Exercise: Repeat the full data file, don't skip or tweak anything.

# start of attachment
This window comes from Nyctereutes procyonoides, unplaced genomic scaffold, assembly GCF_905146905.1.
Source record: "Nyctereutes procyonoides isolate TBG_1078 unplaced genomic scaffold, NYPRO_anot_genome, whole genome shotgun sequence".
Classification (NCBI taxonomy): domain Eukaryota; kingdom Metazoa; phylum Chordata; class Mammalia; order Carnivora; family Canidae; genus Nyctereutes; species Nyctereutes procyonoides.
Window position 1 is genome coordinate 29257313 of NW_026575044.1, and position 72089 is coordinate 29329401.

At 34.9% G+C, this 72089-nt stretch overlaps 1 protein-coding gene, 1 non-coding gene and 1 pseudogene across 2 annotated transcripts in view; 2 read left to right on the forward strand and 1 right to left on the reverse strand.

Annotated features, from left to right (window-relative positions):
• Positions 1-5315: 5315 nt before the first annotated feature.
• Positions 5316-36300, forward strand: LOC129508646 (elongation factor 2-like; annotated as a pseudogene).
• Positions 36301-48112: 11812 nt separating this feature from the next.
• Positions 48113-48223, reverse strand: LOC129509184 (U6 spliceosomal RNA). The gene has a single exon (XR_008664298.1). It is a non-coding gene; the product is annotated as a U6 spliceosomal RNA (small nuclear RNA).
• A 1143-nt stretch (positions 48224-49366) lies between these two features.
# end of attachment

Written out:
This window comes from Nyctereutes procyonoides, unplaced genomic scaffold, assembly GCF_905146905.1.
Source record: "Nyctereutes procyonoides isolate TBG_1078 unplaced genomic scaffold, NYPRO_anot_genome, whole genome shotgun sequence".
Classification (NCBI taxonomy): domain Eukaryota; kingdom Metazoa; phylum Chordata; class Mammalia; order Carnivora; family Canidae; genus Nyctereutes; species Nyctereutes procyonoides.
Window position 1 is genome coordinate 29257313 of NW_026575044.1, and position 72089 is coordinate 29329401.

At 34.9% G+C, this 72089-nt stretch overlaps 1 protein-coding gene, 1 non-coding gene and 1 pseudogene across 2 annotated transcripts in view; 2 read left to right on the forward strand and 1 right to left on the reverse strand.

Annotated features, from left to right (window-relative positions):
• Positions 1-5315: 5315 nt before the first annotated feature.
• Positions 5316-36300, forward strand: LOC129508646 (elongation factor 2-like; annotated as a pseudogene).
• Positions 36301-48112: 11812 nt separating this feature from the next.
• Positions 48113-48223, reverse strand: LOC129509184 (U6 spliceosomal RNA). The gene has a single exon (XR_008664298.1). It is a non-coding gene; the product is annotated as a U6 spliceosomal RNA (small nuclear RNA).
• A 1143-nt stretch (positions 48224-49366) lies between these two features.